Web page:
10 Reasons Why

10 Fascinating Exit Signs on Highway 20 in West Texas

1. White Flat Road

Really? They couldn’t think of anything else to name this thing? Granted, there are not a lot of inspiring natural landmarks around here (after all, the cows move around from time, causing locals to lose their bearings), but even the most unfocused, dust-coated civil engineer should have been able to come up with something better. Like “Squashed Armadillo Boulevard”, “Tumbleweed Terrace” or even “Unwashed Yokel Peeing by the Side of the Road Road”. Use some imagination, folks. Dream big.

2. Stink Creek Road

How can you put this address on a letter or an application and still feel good about yourself? I mean, if you were born on this little stretch of nothing, you might not realize that there’s a better life out there. But to purposely move here, or even look for an antique shop on this road, well, then you deserve whatever might happen in the dark of the night. (Fair warning: The cows have moved again, so you might not find you way back out.)

3. Old Lamesa Road

This implies that there must be a “new” Lamesa Road somewhere, but I sure didn’t see it. And what was wrong with the old one? Why was it necessary to build a new one that people can’t find? Are we supposed to just avoid Lamesa entirely, due to sordid and shocking past events? Was there an incident involving whiskey, ill-advised couplings, and accusations of livestock malfeasance? (For some reason, those three things instantly come to mind in certain parts of rural Texas. Maybe it’s all the blowing dust.). What the hell happened in Lamesa? So many questions, so many miles between exits to think about the possible answers.

4. Whorton Road

You know this road originally led to a collection of bordellos named Whoretown back in the day, but then the Baptists showed up and made people sanitize things, like they always do. Whoretown itself is now probably a Bible Camp run by born-again descendants of the original love-for-sale lady founders, with the town now rechristened “Jubilee” or “Jedediahville”, where they serve S’mores around the campfire instead of cooter.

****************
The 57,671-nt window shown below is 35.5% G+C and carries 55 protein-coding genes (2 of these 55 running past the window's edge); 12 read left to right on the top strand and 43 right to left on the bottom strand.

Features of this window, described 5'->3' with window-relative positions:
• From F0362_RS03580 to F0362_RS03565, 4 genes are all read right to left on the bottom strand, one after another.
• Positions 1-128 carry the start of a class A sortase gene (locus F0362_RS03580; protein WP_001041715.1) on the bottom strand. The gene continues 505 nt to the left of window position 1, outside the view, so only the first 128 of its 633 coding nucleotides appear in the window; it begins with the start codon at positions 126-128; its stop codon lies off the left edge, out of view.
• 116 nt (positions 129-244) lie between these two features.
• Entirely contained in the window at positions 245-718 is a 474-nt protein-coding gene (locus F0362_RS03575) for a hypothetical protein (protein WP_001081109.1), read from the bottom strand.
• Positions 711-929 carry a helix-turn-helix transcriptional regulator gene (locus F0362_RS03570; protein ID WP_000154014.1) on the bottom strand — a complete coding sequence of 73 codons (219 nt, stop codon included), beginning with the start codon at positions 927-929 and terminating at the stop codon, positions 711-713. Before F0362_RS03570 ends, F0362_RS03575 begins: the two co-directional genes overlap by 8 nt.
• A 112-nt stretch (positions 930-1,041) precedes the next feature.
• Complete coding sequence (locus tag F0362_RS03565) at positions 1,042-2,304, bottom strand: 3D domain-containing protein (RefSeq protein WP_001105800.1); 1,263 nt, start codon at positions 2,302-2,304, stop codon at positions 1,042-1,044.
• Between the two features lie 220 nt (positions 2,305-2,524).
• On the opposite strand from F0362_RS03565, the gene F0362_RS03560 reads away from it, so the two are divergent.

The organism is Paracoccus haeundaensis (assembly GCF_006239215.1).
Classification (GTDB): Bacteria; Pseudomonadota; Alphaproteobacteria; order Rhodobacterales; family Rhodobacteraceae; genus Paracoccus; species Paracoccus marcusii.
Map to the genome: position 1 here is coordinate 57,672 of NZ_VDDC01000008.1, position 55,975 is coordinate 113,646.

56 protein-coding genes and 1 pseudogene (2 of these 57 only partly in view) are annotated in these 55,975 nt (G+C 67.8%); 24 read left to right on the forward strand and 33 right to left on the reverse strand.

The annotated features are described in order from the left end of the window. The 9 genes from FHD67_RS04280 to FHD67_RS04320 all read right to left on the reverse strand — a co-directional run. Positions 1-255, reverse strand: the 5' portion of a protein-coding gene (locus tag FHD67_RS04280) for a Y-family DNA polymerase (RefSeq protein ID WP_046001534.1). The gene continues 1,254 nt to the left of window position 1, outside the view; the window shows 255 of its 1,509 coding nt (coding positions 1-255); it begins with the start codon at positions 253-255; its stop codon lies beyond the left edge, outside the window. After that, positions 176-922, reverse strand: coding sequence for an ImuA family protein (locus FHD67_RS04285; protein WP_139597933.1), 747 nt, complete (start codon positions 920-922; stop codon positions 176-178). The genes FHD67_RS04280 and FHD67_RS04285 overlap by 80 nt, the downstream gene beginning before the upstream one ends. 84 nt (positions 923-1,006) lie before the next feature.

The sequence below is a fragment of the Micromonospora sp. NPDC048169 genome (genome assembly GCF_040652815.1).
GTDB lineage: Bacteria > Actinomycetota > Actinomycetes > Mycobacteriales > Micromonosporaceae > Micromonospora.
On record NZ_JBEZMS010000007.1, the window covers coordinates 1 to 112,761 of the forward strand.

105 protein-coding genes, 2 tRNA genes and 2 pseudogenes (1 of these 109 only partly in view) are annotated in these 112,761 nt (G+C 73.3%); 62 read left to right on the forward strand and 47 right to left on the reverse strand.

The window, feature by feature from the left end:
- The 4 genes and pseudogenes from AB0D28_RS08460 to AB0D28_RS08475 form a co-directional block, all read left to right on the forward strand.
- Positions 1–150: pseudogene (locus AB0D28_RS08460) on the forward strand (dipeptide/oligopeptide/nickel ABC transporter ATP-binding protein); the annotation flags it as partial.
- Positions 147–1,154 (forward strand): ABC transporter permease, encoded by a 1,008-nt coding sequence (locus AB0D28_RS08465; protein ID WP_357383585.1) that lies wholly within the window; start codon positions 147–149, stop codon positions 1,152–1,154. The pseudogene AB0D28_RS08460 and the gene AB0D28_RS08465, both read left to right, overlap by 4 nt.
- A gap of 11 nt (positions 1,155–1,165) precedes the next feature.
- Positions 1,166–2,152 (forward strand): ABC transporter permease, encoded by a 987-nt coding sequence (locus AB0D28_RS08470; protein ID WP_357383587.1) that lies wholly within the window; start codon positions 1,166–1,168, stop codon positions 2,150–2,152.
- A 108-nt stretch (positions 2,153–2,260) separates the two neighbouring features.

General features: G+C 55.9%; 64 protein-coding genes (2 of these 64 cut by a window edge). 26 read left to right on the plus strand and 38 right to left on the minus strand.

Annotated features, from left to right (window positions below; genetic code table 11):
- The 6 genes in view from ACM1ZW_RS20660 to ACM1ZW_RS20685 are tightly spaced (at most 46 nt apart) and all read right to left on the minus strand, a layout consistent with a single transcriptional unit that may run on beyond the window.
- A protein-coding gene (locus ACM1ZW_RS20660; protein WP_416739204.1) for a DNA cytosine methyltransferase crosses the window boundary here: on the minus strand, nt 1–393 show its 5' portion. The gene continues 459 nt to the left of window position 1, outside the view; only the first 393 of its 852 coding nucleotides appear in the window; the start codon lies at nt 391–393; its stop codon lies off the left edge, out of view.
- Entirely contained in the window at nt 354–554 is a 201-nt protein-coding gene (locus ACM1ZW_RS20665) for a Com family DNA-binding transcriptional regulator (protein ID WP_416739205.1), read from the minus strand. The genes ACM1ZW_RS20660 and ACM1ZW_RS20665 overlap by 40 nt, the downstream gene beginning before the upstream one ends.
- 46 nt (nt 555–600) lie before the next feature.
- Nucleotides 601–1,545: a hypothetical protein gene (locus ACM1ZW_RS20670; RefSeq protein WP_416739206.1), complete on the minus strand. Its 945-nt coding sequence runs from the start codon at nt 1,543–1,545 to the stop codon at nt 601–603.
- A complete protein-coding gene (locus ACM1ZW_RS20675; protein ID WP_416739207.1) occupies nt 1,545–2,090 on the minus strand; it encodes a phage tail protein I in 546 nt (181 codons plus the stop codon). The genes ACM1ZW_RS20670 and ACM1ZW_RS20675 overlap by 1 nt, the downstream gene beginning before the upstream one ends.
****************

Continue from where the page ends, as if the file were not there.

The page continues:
5. Blackland Road

Three guesses on who used to live on this road when the creativity-impaired street-naming committee came stumbling into town. Because people were so subtle in the days of segregation and racist real-estate zoning decisions. Just ask the Native Americans.

6. Dick Ware Unit

Not making this up. This little exit supposedly takes you to some aspect of the local correctional facility, named after a guy that was probably a mayor or football star or really successful used-car salesman. Clearly, somebody wasn’t thinking when they made this naming decision. And still not thinking when they made a big-ass sign by the side of Highway 20, with a pointing arrow, not realizing what people would think. I’m sure the harlots from Whoretown were totally surprised by what they found after driving their horseless carriage down the exit ramp.

7. Noodle Dome Road

No idea. But if I had to guess, I’d surmise that Noodle Dome was a cousin of Dick Ware.

8. Haytor Road